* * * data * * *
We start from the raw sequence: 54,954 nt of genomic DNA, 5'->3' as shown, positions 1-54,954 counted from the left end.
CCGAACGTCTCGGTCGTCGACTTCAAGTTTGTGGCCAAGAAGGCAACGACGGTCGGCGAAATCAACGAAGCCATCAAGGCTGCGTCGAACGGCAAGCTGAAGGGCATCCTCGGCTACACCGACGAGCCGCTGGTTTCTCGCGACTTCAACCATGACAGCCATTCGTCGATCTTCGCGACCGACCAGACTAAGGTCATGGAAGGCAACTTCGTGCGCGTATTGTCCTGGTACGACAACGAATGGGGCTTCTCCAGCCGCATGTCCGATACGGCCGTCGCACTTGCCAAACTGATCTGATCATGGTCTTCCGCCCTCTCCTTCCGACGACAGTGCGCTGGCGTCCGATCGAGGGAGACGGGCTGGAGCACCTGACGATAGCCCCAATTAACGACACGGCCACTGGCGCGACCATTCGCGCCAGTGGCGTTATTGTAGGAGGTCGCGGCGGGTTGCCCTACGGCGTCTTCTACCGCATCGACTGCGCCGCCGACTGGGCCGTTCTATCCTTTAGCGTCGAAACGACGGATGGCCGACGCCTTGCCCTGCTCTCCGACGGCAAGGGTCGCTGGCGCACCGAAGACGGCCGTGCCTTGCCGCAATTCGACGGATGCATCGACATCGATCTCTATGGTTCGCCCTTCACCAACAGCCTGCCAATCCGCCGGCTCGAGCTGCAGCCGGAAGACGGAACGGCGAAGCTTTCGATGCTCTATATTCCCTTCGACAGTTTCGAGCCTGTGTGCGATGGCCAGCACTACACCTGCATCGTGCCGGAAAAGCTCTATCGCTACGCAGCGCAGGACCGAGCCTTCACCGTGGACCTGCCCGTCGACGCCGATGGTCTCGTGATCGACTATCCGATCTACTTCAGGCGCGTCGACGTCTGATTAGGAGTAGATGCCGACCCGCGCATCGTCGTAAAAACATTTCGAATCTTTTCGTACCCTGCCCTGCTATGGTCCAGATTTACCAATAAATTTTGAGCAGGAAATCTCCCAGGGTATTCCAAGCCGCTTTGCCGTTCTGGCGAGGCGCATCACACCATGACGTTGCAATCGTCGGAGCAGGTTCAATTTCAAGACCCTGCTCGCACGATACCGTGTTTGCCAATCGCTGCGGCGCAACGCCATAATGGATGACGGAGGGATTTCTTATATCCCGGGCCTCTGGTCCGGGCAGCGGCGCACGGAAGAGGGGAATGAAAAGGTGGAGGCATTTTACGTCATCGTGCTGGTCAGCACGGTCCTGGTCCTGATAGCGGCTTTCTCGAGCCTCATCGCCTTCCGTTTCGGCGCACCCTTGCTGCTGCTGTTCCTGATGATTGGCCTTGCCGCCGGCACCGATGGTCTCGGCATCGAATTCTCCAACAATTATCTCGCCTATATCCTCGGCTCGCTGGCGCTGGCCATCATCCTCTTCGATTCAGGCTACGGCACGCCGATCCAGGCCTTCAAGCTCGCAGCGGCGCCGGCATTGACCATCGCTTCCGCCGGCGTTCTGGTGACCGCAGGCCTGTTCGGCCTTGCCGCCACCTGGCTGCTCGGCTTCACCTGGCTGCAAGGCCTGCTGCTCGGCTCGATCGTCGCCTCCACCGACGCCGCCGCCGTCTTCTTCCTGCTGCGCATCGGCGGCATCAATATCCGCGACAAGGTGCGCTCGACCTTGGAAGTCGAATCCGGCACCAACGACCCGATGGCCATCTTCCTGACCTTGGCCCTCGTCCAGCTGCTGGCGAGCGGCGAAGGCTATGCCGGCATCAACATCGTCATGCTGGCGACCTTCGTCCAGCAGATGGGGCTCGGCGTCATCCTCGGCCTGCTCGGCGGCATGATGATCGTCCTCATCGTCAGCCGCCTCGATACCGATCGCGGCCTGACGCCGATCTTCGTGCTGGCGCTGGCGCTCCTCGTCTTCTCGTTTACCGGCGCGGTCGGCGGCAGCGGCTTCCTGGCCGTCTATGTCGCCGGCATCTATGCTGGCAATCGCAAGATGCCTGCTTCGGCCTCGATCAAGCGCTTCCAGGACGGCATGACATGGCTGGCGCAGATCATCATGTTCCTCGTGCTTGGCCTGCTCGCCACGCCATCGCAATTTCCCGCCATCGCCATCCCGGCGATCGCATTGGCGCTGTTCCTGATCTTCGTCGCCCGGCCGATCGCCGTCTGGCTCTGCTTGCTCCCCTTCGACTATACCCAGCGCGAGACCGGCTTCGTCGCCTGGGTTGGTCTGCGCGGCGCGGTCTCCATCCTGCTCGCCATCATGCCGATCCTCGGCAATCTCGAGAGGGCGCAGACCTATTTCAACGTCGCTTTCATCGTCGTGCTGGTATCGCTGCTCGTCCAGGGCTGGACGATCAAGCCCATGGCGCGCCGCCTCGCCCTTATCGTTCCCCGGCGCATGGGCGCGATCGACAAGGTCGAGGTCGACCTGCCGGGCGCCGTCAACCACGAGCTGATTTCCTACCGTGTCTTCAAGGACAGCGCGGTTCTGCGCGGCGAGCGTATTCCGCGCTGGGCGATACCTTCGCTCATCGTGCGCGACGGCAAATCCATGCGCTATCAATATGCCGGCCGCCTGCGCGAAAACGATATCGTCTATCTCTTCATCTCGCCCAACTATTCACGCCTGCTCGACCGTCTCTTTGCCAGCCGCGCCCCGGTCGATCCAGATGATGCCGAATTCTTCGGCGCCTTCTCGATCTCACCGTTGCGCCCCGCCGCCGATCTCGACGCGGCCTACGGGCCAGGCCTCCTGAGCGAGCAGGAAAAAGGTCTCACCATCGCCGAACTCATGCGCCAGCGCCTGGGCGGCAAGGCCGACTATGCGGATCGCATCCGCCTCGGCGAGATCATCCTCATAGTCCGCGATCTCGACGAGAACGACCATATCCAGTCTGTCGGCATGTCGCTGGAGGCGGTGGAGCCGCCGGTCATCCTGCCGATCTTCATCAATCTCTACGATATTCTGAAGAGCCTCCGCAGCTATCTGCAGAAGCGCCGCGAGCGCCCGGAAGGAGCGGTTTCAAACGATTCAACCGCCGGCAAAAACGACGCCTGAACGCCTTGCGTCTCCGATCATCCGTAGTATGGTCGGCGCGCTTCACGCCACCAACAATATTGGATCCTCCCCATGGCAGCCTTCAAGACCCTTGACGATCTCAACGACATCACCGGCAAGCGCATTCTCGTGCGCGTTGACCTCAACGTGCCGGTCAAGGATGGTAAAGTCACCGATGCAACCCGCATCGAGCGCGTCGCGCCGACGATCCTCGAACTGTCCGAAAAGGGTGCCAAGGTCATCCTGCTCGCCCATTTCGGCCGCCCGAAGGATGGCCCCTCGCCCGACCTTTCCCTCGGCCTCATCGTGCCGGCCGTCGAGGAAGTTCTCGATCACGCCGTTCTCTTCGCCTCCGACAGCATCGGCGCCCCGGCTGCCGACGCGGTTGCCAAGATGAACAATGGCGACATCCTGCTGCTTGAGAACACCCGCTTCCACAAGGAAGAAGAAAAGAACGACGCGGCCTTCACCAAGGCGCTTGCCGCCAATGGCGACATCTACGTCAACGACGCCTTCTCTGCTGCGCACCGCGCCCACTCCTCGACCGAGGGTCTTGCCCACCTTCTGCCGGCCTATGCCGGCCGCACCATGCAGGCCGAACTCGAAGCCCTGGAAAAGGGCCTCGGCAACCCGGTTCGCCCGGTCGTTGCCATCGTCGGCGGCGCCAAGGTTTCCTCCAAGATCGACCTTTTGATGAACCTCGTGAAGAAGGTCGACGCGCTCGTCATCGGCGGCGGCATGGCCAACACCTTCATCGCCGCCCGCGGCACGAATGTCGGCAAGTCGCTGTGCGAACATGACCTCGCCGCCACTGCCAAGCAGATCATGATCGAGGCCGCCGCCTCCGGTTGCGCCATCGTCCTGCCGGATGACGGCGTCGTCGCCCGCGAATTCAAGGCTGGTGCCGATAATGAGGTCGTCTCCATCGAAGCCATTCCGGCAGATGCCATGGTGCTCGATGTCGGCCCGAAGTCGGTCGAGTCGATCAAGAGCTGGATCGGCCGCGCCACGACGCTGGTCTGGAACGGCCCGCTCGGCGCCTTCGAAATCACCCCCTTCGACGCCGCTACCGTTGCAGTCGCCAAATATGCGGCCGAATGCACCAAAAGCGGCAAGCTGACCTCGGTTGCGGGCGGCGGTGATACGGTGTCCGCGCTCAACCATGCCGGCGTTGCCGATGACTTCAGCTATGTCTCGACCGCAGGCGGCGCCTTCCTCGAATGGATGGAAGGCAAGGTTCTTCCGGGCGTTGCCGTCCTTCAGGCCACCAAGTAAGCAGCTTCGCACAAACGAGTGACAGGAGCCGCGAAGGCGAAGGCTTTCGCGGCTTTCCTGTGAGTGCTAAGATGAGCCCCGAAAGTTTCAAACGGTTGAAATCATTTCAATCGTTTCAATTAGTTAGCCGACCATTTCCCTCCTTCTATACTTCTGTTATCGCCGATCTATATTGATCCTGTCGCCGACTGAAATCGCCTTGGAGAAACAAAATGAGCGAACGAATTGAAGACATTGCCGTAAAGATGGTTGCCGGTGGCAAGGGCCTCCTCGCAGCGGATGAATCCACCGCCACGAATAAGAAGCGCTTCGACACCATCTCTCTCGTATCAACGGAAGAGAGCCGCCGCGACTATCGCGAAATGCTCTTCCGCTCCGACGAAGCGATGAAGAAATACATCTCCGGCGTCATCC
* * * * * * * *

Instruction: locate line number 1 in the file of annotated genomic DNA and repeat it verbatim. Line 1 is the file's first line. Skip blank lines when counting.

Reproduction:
We start from the raw sequence: 54,954 nt of genomic DNA, 5'->3' as shown, positions 1-54,954 counted from the left end.